President Pak, I speak today as a friend, an admirer of South Korea, an economist who's written extensivelyabout your country's remarkable transformation from a desperately poor agrarian economy to one of the world's most economically advanced nations.
Korea is the single greatest economic success story of the last half-century. But Korea today faces new challenges which will influence whether in the coming decade your country continues to prosper.
To begin, Madam President, press freedom. A hallmark of all true democracies is under assault.
The recent indictment of Tatsuya Kato for defamation is an example of a disturbing trend of harassment of foreign correspondents inside Korea.
The United Nations as you know has also launched a formal investigation into discrimination against non-Koreans in your country.
Be on the offense to human rights such attacks on the free press can only discourage flows of foreign direct investment into Korea.
And even larger stumbling block for Korea's continued prosperity is its unsolved relationship with Japan. The region's largest free economy and democracy.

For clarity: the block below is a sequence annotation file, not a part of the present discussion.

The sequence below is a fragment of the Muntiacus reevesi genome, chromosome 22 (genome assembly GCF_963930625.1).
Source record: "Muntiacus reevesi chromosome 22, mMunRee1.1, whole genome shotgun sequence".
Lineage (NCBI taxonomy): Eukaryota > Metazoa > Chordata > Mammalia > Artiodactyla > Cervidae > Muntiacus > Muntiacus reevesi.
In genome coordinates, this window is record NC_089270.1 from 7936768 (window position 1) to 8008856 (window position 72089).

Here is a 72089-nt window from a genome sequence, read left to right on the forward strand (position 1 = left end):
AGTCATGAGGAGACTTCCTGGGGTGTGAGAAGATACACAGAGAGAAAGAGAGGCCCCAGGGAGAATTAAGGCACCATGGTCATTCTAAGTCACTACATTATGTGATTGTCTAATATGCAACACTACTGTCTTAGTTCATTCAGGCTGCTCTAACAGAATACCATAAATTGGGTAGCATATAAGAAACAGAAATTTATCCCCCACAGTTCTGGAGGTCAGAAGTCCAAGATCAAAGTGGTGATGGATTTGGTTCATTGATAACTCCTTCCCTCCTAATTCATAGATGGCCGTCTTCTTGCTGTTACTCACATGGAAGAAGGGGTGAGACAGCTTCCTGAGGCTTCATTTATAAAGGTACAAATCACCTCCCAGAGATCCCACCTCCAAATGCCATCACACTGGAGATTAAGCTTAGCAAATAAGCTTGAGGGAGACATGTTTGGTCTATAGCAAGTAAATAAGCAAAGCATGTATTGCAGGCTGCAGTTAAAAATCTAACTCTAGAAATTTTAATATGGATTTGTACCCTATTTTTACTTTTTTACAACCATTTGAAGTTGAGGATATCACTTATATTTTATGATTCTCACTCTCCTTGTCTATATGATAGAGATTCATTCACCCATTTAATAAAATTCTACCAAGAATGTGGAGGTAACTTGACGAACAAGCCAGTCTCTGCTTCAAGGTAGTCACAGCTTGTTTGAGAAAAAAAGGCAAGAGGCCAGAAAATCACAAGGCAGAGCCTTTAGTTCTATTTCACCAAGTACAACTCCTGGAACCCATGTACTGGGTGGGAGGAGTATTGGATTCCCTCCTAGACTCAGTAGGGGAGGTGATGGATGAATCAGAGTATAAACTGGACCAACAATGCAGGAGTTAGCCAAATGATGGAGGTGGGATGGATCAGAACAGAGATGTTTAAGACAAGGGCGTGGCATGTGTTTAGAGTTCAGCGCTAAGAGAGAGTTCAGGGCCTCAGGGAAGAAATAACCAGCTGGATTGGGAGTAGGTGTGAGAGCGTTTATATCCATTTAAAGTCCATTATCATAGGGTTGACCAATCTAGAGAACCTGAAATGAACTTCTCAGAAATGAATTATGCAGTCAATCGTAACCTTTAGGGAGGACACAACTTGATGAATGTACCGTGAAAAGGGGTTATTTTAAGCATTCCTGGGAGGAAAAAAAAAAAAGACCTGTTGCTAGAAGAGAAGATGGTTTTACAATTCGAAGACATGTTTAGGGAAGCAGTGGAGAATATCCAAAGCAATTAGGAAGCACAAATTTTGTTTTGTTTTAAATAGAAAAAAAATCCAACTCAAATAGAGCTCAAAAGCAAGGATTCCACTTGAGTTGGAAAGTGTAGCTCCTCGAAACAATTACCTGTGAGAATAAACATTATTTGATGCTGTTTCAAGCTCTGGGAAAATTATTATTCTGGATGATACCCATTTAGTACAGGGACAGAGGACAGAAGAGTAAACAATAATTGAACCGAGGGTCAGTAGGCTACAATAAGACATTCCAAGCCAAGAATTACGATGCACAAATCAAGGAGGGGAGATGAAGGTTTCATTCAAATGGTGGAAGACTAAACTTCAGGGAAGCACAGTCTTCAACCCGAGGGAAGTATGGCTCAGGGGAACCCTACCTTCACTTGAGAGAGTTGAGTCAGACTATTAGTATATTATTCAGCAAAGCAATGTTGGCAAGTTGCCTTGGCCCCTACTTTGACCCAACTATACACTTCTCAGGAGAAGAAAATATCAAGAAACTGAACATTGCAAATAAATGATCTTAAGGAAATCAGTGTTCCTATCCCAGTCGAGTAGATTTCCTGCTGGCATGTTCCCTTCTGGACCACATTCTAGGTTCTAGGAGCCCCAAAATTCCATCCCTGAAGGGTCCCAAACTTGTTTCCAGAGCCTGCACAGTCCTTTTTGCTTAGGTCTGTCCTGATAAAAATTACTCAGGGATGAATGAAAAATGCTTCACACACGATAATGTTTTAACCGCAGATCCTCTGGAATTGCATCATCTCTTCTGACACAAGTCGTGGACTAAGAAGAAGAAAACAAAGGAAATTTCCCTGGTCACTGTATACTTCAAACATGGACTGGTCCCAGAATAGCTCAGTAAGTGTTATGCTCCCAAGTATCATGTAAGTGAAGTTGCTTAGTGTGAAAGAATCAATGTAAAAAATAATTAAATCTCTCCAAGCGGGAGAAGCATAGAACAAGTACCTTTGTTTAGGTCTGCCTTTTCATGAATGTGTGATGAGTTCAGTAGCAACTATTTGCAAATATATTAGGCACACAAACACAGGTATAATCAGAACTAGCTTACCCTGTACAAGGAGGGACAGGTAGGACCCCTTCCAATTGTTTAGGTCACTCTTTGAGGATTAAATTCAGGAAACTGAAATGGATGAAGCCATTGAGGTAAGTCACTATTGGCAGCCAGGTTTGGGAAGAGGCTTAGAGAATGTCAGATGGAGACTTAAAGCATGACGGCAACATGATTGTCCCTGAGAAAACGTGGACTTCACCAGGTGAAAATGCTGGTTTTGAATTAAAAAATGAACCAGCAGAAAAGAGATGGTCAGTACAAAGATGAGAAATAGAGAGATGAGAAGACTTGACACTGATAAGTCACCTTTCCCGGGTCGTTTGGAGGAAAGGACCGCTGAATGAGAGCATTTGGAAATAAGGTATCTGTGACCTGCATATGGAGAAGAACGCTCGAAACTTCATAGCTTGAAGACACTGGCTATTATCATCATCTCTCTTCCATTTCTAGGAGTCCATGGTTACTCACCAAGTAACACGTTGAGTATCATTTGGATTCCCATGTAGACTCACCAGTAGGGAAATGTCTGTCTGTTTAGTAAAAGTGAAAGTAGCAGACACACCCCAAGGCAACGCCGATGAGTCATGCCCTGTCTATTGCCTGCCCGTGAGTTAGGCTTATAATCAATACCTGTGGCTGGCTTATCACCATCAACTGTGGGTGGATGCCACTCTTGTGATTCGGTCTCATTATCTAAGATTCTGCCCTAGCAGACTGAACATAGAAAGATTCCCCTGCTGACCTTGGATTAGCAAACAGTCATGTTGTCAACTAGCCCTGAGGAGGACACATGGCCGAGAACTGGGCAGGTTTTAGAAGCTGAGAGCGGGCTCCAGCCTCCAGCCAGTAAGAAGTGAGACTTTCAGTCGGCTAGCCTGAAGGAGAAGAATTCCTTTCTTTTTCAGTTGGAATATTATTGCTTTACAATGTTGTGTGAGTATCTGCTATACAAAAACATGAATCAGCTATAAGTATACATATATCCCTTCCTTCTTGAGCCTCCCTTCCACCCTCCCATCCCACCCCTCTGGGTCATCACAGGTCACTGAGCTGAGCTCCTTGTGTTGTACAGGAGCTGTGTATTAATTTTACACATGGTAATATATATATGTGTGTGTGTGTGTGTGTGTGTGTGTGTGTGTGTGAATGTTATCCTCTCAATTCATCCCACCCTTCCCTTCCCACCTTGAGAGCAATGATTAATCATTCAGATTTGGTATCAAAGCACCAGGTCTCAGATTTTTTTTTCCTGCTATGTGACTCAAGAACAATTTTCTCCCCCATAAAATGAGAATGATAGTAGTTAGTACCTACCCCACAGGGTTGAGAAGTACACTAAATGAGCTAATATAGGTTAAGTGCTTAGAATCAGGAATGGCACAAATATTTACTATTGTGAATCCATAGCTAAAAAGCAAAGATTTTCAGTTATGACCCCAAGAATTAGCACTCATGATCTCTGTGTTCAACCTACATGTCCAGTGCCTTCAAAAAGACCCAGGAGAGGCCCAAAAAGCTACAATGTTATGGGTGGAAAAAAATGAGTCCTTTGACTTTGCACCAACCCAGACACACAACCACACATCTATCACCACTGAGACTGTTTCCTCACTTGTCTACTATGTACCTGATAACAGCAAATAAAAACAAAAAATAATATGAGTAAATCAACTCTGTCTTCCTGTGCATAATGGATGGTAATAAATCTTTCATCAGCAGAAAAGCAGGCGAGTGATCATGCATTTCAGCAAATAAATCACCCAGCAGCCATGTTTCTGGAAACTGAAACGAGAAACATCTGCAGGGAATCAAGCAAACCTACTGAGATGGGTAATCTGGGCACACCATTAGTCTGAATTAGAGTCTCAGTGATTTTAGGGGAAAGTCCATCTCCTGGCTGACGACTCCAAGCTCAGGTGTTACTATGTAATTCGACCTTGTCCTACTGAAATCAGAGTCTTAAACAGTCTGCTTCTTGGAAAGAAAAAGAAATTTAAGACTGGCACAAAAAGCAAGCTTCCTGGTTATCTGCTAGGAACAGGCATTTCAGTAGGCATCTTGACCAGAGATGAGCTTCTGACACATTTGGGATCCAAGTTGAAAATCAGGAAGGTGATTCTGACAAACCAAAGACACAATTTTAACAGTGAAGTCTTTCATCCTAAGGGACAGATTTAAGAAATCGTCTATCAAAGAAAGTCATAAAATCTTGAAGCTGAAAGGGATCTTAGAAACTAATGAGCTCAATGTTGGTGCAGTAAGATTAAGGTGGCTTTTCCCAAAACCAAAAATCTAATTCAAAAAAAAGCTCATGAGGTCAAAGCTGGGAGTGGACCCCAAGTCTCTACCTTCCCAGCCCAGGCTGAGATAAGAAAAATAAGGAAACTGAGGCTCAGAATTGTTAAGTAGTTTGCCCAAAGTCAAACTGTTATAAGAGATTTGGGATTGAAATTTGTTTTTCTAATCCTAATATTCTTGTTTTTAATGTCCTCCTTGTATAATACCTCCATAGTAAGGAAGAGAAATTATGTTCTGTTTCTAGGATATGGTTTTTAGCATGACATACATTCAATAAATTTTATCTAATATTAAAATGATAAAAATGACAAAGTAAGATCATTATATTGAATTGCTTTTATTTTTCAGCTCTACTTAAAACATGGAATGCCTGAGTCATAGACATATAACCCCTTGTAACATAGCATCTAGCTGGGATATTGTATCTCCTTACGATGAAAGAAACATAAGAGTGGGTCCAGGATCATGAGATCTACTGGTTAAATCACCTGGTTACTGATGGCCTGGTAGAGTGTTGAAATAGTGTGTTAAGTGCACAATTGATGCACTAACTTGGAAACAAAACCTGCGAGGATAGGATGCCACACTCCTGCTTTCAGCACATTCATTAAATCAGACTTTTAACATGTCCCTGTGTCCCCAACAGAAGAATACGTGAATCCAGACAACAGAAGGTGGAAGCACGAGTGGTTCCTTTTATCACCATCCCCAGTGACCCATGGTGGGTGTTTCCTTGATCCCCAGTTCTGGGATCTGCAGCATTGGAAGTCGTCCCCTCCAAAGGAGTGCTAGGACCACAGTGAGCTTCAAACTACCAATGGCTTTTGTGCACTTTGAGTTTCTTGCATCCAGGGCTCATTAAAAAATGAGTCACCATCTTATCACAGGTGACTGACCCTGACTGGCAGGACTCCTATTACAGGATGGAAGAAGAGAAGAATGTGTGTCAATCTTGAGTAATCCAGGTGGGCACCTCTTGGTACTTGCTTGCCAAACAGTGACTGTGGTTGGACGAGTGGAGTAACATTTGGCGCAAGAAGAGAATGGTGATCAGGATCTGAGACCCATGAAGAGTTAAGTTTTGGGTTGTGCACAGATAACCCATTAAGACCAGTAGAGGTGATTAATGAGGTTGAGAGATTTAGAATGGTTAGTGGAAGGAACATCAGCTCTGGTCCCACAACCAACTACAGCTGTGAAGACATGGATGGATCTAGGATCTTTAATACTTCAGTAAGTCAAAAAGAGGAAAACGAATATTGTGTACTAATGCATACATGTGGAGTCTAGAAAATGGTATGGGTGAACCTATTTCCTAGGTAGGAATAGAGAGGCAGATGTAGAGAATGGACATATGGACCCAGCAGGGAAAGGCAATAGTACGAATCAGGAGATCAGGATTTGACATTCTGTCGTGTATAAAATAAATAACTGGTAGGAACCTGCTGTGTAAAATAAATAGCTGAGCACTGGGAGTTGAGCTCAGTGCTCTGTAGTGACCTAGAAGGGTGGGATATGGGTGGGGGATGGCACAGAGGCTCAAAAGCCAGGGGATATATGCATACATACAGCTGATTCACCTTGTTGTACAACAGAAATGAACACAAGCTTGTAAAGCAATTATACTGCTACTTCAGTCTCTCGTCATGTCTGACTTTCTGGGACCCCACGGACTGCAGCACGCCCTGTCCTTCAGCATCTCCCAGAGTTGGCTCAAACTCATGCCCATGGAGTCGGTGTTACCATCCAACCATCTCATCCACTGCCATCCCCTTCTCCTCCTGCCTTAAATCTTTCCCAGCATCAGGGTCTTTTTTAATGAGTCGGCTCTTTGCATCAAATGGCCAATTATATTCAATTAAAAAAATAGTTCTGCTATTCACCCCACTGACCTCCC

The World War Ⅱ ended nearly 70 years ago. Long ago, Japan paid some 800 million dollars in reparations to Koren victims of that war, yet declassified documents indicate that under then President Pak Chung-Hee, those funds never made it to such victims.
The so-called comfort women. That may explain in small part why some old wounds have never healed and those wounds are often reopened by the disturbingly hostile attitude towards Japan seeding Korean media and often encouraged by official statements.
Japan is a major source of foreign direct investment in Korea, a major source of Korean imports.
It's time to further extend and deepen the trade relations between Asia's two most successful democratic economies.
I urge you President Pak to take action on all of these fronts.
Consider your landmark trade accord with Vietnam which has put aside wartime acts by Korean soldiers against civilians during Vietnam's Civil War.
It is time, President Pak, to put progress ahead of past conflicts and extend the hand of friendship to Japan.
The wartime acts by Korean soldiers against civilians during Vietnam's Civil War
Massacre in Vin Dinh Province All 380 People Turned into Dead Bodies Within an Hour.
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